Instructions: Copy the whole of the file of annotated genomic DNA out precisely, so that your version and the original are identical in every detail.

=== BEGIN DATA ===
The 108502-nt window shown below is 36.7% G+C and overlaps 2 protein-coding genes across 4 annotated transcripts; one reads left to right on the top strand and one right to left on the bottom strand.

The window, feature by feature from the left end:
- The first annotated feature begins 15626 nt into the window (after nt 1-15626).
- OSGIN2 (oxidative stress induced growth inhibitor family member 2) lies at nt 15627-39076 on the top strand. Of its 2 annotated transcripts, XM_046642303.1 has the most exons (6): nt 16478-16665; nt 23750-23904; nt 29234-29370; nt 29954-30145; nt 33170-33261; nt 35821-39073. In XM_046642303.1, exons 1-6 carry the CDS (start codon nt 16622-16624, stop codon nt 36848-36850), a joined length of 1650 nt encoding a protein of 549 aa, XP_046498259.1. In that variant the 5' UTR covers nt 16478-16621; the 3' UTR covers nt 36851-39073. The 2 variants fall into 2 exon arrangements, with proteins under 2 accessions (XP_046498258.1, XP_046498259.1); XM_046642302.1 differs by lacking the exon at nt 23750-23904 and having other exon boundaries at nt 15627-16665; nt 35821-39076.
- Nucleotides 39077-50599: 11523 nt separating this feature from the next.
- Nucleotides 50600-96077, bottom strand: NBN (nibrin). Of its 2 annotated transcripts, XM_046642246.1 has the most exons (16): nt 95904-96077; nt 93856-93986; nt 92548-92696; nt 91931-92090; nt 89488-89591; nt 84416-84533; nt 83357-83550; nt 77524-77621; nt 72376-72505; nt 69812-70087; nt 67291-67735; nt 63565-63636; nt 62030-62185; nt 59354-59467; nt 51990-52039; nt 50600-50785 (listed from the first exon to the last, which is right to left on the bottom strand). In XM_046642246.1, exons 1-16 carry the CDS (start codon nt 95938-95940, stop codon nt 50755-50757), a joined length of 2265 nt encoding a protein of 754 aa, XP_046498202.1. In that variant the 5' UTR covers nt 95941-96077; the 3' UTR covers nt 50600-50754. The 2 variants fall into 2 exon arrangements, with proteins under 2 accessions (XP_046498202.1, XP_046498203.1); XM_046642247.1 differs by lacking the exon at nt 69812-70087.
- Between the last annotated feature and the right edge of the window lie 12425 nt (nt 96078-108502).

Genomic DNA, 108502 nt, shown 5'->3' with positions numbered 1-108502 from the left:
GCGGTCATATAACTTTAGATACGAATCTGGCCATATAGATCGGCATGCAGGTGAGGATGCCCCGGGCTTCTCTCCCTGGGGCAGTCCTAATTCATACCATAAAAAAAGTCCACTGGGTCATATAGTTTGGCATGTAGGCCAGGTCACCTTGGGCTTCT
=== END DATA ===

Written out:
The 108502-nt window shown below is 36.7% G+C and overlaps 2 protein-coding genes across 4 annotated transcripts; one reads left to right on the top strand and one right to left on the bottom strand.

The window, feature by feature from the left end:
- The first annotated feature begins 15626 nt into the window (after nt 1-15626).
- OSGIN2 (oxidative stress induced growth inhibitor family member 2) lies at nt 15627-39076 on the top strand. Of its 2 annotated transcripts, XM_046642303.1 has the most exons (6): nt 16478-16665; nt 23750-23904; nt 29234-29370; nt 29954-30145; nt 33170-33261; nt 35821-39073. In XM_046642303.1, exons 1-6 carry the CDS (start codon nt 16622-16624, stop codon nt 36848-36850), a joined length of 1650 nt encoding a protein of 549 aa, XP_046498259.1. In that variant the 5' UTR covers nt 16478-16621; the 3' UTR covers nt 36851-39073. The 2 variants fall into 2 exon arrangements, with proteins under 2 accessions (XP_046498258.1, XP_046498259.1); XM_046642302.1 differs by lacking the exon at nt 23750-23904 and having other exon boundaries at nt 15627-16665; nt 35821-39076.
- Nucleotides 39077-50599: 11523 nt separating this feature from the next.
- Nucleotides 50600-96077, bottom strand: NBN (nibrin). Of its 2 annotated transcripts, XM_046642246.1 has the most exons (16): nt 95904-96077; nt 93856-93986; nt 92548-92696; nt 91931-92090; nt 89488-89591; nt 84416-84533; nt 83357-83550; nt 77524-77621; nt 72376-72505; nt 69812-70087; nt 67291-67735; nt 63565-63636; nt 62030-62185; nt 59354-59467; nt 51990-52039; nt 50600-50785 (listed from the first exon to the last, which is right to left on the bottom strand). In XM_046642246.1, exons 1-16 carry the CDS (start codon nt 95938-95940, stop codon nt 50755-50757), a joined length of 2265 nt encoding a protein of 754 aa, XP_046498202.1. In that variant the 5' UTR covers nt 95941-96077; the 3' UTR covers nt 50600-50754. The 2 variants fall into 2 exon arrangements, with proteins under 2 accessions (XP_046498202.1, XP_046498203.1); XM_046642247.1 differs by lacking the exon at nt 69812-70087.
- Between the last annotated feature and the right edge of the window lie 12425 nt (nt 96078-108502).

Genomic DNA, 108502 nt, shown 5'->3' with positions numbered 1-108502 from the left:
GCGGTCATATAACTTTAGATACGAATCTGGCCATATAGATCGGCATGCAGGTGAGGATGCCCCGGGCTTCTCTCCCTGGGGCAGTCCTAATTCATACCATAAAAAAAGTCCACTGGGTCATATAGTTTGGCATGTAGGCCAGGTCACCTTGGGCTTCT